he restored his FIREBALL using this cleaning technique.
John told us that the tumbler was originally developed for use by
rock and gem people to clean those items, although he added, it usually
took them 6 to 8 weeks to clean their items, vice the 1 hour (2 hours for
very bad items) required to clean pinball parts. Another difference, he
went on, was that the gem people used water and "grit" to clean rocks,
whereas water and "steel shot" were used to clean game parts.
The first slide John showed us showed his game parts before
cleaning. He pointed out to us the surface corrosion present on most of
the parts. He then said that almost any pinball part could be cleaned,
including relay armatures, small springs, screws, and even rusty steel
John next described the actual cleaning process. He said that to
clean pinball parts you should use 5 pounds of "chrome-plated steel
'shot'" which you can buy from a lapidary supply store. This should be
put in the tumbler, along with the parts to be cleaned, and it should then
be filled 3/4 full with water, mixed with a little hand soap. That
mixture, he went on, should then be tumbled at approximately 20 RPM for
about 1 hour.
After that, he went on, the mixture can be run through a French Fry
strainer and then rinsed with clean hot water over again until the parts
are clean. At this point, he continued, the parts can be dried using a
John then remarked that this method of cleaning pinball parts is
great for a collector who wants to totally restore a game, but he didn't
recommend it's use by game operators.
He next showed slides showing the cleaning of a stepper unit,
remarking that it should take less than 5 minutes to disassemble such a
unit to remove the parts to be cleaned. He went on to say that
reassembling a stepper after cleaning should take about 10 minutes.
Someone from the audience then asked John if there was any way to
keep cleaned parts in that condition? John replied that you could use
clear lacquer on some parts, but said that keeping the game in a good
environment was probably best. Someone else from the audience then
brought up the idea of having parts "cad plated". John agreed this might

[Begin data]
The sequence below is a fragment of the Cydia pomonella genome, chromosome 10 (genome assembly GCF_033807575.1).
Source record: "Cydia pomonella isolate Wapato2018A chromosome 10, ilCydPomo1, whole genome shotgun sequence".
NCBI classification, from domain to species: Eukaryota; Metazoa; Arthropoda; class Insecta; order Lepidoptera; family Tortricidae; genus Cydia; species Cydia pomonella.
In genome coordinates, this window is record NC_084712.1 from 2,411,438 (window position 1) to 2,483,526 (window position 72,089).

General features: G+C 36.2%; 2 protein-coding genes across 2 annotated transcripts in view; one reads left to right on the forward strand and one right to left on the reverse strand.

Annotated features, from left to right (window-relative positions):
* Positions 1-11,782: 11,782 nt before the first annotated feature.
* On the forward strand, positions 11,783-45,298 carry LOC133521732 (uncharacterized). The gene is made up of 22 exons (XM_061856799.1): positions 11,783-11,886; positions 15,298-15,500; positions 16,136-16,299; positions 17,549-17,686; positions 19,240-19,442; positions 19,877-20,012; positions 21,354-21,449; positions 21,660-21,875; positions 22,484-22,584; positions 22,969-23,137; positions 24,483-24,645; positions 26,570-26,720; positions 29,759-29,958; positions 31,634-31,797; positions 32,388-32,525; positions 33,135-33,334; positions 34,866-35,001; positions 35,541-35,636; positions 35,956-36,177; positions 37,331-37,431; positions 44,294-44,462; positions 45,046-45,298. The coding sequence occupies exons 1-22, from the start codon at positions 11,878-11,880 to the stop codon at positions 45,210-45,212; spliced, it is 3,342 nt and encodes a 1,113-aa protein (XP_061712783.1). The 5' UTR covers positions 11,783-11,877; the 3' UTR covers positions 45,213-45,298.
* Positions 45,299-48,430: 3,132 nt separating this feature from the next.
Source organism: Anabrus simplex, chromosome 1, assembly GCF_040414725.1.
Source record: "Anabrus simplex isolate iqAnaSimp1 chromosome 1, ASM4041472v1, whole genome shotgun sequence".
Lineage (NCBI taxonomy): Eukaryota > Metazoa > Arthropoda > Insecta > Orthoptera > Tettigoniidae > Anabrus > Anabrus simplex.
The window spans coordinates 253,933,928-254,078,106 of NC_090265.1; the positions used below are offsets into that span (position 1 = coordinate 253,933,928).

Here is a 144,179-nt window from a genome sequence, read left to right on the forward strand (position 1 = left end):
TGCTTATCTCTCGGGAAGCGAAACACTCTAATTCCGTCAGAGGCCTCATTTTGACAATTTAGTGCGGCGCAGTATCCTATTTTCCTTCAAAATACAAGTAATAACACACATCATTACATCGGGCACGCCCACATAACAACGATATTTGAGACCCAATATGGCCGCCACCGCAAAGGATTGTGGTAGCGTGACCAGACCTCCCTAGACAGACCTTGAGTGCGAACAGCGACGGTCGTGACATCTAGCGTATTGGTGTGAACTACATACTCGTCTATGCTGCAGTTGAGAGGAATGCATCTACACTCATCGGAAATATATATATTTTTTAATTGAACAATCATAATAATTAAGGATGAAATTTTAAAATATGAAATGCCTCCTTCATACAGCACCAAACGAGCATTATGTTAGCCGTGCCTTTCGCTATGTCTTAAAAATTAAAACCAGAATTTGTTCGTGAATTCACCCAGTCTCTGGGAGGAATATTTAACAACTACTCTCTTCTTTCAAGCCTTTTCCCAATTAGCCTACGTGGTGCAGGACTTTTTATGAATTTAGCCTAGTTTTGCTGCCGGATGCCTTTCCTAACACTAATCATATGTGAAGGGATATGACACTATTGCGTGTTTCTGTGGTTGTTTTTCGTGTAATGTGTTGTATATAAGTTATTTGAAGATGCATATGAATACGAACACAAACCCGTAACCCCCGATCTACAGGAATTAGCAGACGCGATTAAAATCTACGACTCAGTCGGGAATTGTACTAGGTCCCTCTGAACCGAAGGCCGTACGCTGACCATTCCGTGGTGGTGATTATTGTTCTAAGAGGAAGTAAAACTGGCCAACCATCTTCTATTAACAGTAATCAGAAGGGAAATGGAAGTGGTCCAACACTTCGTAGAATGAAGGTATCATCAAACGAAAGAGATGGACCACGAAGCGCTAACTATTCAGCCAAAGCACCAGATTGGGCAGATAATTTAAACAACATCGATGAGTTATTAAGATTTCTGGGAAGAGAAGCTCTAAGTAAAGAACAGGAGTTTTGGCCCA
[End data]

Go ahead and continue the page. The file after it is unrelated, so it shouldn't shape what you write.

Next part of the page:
be a good idea for some parts, but warned us not to do that on parts where
size tolerances were critical to proper operation of a unit.
John next talked for a few moments about playfields. He first said
that to clean dirty playfields he often used nylon pads and soapy water.
He next remarked that most playfield parts can also be cleaned by the
tumbler except, he warned, never try to clean painted parts that way or
the paint will be completely removed! He went on to say that it was a
good way to clean metal and plastic playfield "posts", as well as all the
screws. He then remarked that metal plates which have name labels glued
onto them can usually be tumbled and the labels will not be damaged.
To clean very delicate parts John said that crushed Walnut shells
could be used in place of the steel shot. He then warned us never to try
to clean Allen Head Screws with shot because some of the shot could become
imbedded into the screw head and would be impossible to remove.
Someone from the audience then suggested that you might look for
used lapidary tumblers advertised for sale in "want ads". John then told
us that the retail price of a new tumbler is about $110, and that 30
pounds of shot would cost about $30, but he added, the shot will last
forever! He then told us that the shot was in all different shapes, each
shape designed to do a specific cleaning job.
John told us that his restoration of FIREBALL took approximately 42
hours. He then said that if a batch of parts are extremely dirty, you
might want to change the wash water after about the first 15 minutes of
Finally John suggested that this method be used for cleaning the
parts on the coin door, which he said should take about 15 minutes to tear
down, and about an hour to reassemble. To sum up, John told us "if you
want to do a nice restoration job on your game, this is the 'ultimate time
saver' for cleaning small parts."
John then asked if there were any questions? He was first asked,
"how much force or pressure does the process exert on the parts being
cleaned?" John answered saying that the process was "very gentle", adding
that the reason that it worked so well was that the cleaning action was
repeated over and over hundreds of times. He then said that the tumbler
has 8 sides which causes the parts to tumble much the same way as in a
Finally John was asked, "how many games have you done using this
method?" He answered that he doesn't clean all parts in all games this
way, only the parts that need it. He then said that he had restored about
15 games in all.
As usual, the Expo banquet was held on Saturday evening. Prior to
the banquet itself, we had the usual cocktail hour, during which the play-
offs for the "Flip-Out '89" pinball tournament took place. The play-off
game, as it has been in the past, is always a surprise to the
participants. This year the game was none other than Data East's yet
unreleased new game PHANTOM OF THE OPERA!